x Abu Dhabi, UAEMonday 22 January 2018

Can Narendra Modi mobilise the Muslim vote in the election?

Muslims have not forgiven Mr Modi and that is likely to reflect in the results of the coming election, writes Amrit Dhillon

Narendra Modi greets the media at a press conference near Bhagwanpura, Madhya Pradesh, last month. Vivek Prakash / Bloomberg News
Narendra Modi greets the media at a press conference near Bhagwanpura, Madhya Pradesh, last month. Vivek Prakash / Bloomberg News


As Narendra Modi campaigns to become India’s next prime minister, he finds himself in a Lady Macbeth-like situation, where he appears unable to wipe the stains of blood from his hands for his role in the massacre of about 1,000 Muslims in Gujarat in 2002. He has been chief minister of the state for 13 years and is regarded by his opponents as the central figure in that terrible tragedy that still casts a long shadow over the country.

Indian Muslims have not forgotten or forgiven him. All the events of the past – the pogroms and persecution – are seared into the collective consciousness.

The stories of suffering – in this case, of women and children in Gujarat being burnt alive by crazed mobs – will be passed from one generation to another.

But times are changing. Young Muslims today are just like other Indian youths: they want education, jobs, nice homes and a peaceful life in their country. They have largely left behind their parents’ obsession with religious identity. But when it comes to Mr Modi, they are unwilling to forgive.

That’s why one of the big questions of next month’s national election is whether any of them will vote for him.

Polls so far suggest that Mr Modi’s Bharatiya Janata Party (BJP), will emerge as the largest party in the election but without a majority. Even if the BJP does well, it will have to form a coalition with regional parties.

The Muslim vote will be critical in determining the outcome in about 100 constituencies. Knowing how close the contest is going to be, the BJP has been trying to reach out to the very community it usually demonises.

The Muslims I have spoken to recently have been sharply critical about these efforts. For a start, they are 12 years too late. For another, they are seen as gimmicks to win their votes rather than any genuine expression of regret for their suffering. Mr Modi’s refusal to apologise has hardened their hearts. And Mr Modi seems to be unaware of the power of an apology to dissolve anger. It’s not as though an apology necessarily implies that he is directly responsible for the deaths. It rather would have implied that he felt their pain.

The fact that various courts, including the Supreme Court, have not found Mr Modi guilty makes little difference to many Muslims.

It’s true that some of them believe that it’s best to let go of the past and make peace with him since there is no hard evidence to convict him.

One of them is the cleric Maulana Suhaib Qasmi, of the popular Deoband seminary, who recently declared his support for Mr Modi on the grounds that no court had convicted him of the riots and that Muslims need to be part of the development he offers for India. Others might hate him, but feel helpless at the seeming invincibility of his march to power, with the ruling Congress party finding it tough to woo voters who have come to despise the party.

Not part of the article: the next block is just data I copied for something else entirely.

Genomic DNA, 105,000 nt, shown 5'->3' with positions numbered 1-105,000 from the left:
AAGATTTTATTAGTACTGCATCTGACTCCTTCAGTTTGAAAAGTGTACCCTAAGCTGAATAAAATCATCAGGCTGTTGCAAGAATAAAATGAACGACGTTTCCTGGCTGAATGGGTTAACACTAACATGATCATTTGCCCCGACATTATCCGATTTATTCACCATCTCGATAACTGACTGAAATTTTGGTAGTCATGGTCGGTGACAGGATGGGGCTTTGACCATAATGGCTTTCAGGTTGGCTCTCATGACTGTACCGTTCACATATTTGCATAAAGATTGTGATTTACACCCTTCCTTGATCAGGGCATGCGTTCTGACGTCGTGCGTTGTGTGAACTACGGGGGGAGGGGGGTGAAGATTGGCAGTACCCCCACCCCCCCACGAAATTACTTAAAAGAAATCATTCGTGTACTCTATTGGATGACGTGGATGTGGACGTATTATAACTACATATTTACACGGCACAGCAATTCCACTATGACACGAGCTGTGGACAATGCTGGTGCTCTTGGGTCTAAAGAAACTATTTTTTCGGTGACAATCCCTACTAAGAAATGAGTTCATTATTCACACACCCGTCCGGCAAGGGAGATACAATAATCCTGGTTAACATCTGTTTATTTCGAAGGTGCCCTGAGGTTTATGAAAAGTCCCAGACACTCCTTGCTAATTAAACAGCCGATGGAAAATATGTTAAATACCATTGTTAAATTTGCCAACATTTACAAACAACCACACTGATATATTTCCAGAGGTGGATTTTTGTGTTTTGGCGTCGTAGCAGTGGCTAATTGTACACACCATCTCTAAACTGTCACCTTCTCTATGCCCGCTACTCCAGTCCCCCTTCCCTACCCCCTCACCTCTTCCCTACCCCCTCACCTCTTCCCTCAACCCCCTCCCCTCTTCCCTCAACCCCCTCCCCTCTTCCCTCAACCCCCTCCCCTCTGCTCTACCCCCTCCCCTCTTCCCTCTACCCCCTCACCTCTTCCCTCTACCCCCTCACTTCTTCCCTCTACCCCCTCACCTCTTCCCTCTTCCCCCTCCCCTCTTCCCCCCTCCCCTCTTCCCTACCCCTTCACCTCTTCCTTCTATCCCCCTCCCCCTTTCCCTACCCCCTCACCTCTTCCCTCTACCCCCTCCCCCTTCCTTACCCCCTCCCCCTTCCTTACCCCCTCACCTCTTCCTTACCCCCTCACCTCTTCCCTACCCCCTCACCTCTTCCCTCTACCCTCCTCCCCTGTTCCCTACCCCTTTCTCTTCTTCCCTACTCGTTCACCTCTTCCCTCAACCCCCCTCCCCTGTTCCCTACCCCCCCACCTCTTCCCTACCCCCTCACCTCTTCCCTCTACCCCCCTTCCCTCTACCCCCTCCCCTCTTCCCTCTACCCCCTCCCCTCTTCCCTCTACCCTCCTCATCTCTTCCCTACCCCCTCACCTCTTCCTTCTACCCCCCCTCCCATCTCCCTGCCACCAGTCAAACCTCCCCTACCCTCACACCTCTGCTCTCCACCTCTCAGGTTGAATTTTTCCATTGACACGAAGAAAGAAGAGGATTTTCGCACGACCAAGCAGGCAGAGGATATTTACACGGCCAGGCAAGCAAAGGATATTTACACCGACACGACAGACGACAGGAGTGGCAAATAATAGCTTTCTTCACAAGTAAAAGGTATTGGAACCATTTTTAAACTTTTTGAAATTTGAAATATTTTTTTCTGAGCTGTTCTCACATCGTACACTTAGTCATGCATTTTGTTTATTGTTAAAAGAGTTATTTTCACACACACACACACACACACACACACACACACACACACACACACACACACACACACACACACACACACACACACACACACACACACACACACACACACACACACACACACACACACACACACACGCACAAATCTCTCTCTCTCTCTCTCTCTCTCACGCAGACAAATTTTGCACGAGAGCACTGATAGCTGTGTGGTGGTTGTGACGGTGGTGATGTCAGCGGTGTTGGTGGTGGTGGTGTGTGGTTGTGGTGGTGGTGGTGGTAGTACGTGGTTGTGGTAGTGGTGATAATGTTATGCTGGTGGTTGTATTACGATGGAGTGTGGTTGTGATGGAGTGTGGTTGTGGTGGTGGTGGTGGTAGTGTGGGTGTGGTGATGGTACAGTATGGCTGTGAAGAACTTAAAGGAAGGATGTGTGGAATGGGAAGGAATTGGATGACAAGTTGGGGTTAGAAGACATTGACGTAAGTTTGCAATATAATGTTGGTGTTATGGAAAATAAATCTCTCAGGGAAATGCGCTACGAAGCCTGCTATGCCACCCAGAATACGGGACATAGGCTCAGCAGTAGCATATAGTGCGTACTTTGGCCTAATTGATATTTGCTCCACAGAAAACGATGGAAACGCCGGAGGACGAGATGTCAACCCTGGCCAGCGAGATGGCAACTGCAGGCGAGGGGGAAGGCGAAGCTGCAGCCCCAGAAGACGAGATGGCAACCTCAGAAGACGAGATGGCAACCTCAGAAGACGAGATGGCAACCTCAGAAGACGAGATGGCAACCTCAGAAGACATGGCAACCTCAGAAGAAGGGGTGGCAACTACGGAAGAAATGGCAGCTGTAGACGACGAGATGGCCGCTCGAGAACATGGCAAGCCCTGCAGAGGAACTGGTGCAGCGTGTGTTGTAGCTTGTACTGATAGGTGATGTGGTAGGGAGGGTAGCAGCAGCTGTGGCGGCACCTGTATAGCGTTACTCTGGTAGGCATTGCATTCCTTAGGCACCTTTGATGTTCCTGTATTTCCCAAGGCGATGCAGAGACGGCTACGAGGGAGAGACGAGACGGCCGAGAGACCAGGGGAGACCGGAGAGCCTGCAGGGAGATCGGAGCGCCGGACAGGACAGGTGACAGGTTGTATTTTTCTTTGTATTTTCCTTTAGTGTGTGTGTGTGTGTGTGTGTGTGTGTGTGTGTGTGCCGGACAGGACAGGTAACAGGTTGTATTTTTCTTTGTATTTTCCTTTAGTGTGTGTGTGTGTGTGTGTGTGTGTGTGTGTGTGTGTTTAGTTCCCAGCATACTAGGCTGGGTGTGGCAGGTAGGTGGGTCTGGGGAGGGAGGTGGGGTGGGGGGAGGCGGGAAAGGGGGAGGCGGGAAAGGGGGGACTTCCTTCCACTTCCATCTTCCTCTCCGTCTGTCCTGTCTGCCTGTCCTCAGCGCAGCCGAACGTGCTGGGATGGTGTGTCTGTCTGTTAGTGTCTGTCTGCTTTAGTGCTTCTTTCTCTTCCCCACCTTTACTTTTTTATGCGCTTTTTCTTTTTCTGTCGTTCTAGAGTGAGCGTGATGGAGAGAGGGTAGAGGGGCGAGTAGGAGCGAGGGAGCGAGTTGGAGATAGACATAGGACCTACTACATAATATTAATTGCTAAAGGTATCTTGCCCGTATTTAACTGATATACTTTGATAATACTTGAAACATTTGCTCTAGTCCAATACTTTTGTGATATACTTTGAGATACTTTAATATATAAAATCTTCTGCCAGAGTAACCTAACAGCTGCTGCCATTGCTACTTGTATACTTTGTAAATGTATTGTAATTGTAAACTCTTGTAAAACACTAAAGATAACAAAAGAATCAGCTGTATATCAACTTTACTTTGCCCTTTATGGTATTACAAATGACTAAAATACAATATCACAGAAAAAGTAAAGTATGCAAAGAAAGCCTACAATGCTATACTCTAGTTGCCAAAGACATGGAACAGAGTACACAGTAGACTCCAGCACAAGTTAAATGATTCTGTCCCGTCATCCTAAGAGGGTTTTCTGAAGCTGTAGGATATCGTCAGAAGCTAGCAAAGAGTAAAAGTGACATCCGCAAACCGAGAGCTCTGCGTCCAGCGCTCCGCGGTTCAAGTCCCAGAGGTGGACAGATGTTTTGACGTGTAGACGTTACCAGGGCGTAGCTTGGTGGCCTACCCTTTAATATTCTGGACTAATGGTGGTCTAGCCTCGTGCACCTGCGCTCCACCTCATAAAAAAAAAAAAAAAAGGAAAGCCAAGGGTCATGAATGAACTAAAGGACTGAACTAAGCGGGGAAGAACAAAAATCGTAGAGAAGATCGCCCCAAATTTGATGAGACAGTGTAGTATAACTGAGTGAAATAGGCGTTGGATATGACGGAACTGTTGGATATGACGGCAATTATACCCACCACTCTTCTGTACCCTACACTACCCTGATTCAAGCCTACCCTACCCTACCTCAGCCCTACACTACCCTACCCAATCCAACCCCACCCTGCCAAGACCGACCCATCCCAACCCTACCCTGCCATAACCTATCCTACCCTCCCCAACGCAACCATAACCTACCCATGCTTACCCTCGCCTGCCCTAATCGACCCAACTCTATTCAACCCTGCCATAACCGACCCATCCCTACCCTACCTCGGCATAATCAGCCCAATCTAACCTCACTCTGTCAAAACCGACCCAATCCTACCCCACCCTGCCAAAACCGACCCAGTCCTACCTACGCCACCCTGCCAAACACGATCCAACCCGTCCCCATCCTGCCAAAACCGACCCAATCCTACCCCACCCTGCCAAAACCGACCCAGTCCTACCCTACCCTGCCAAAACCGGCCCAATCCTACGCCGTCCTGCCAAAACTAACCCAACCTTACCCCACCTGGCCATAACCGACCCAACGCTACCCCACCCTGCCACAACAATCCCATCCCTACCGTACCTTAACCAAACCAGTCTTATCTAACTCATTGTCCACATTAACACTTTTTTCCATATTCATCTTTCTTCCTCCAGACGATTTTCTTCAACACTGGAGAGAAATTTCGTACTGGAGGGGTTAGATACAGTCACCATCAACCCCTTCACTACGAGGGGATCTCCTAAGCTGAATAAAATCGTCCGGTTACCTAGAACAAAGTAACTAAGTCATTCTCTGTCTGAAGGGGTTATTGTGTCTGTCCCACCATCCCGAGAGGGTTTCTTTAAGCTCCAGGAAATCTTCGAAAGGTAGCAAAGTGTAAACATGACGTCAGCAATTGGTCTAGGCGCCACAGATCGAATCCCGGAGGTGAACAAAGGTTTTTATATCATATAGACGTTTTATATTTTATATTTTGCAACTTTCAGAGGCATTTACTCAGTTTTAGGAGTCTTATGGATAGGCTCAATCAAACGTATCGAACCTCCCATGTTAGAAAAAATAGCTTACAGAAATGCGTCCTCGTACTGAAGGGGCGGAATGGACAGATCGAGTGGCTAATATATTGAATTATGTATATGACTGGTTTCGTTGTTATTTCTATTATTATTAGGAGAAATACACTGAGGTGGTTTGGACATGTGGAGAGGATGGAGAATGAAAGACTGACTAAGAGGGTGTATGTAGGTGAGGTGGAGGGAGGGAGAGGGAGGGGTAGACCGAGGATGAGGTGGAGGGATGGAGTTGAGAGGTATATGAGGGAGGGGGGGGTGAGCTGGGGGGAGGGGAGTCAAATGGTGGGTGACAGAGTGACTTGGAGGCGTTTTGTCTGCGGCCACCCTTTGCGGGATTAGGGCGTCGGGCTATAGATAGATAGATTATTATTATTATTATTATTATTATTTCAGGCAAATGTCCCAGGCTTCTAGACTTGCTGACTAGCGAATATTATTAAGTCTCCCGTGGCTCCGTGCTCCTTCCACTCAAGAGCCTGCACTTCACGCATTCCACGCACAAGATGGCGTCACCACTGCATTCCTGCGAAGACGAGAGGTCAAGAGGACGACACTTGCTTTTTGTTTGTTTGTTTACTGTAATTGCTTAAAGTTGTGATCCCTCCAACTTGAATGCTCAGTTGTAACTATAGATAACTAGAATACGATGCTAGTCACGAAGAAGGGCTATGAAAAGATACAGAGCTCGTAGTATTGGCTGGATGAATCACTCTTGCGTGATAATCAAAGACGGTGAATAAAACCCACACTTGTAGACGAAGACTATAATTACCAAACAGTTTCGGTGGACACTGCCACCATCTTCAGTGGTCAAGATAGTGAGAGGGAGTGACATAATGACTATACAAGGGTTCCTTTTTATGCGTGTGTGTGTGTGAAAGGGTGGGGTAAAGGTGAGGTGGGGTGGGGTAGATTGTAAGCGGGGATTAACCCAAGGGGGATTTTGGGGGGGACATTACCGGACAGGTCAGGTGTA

But these views seem to be confined to a minority of Muslims. For the rest, the lack of a court conviction does not lessen their belief that Mr Modi could have stopped the riots, but chose not to.

They know that courts need evidence and that they cannot convict him on the basis of a nod, a wink, or a tacit agreement, but that’s all it takes in India to start communal riots, as was seen in Gujarat when civil servants and the law-enforcement machinery simply played into the hands of the chief minister and allowed the rioters to do their job undisturbed.

In this regard, India bears a similarity with Russia in the 19th century, when the police quietly left a town the night before a pogrom was to be unleashed. That was the signal that violence can start.

Mr Modi’s change of policy – where he has avoided anti-Muslim rhetoric over the past few years as he nurtured his prime ministerial ambitions – has created confusion among some Muslims who were unable to understand whether it signalled a change in his attitude towards the community or whether this was merely a poll tactic.

The tragedy for Indian Muslims is that, for many decades they have been used by one political party or another during elections. They are dumped soon after the victory of those parties.

This election is unlikely to prove any different in that regard. Even though two new trends have emerged, they are moving in parallel grooves. On one side is the fact that many Muslims have moved on.

No longer are the crowds swayed by rabble rousing mullahs forever proclaiming that Islam is in danger. Young Muslims are proud of their religious identity but also feel part of the Indian mainstream.

On the other side is Mr Modi, who has broken free of the earlier beliefs favoured by Indian politicians. He says he doesn’t care about caste, region or religion and only wants to develop India, all of which makes him sound like a dream candidate. But he is unlikely to get many Muslim votes. It’s as simple as that.

Amrit Dhillon is a freelance journalist based in New Delhi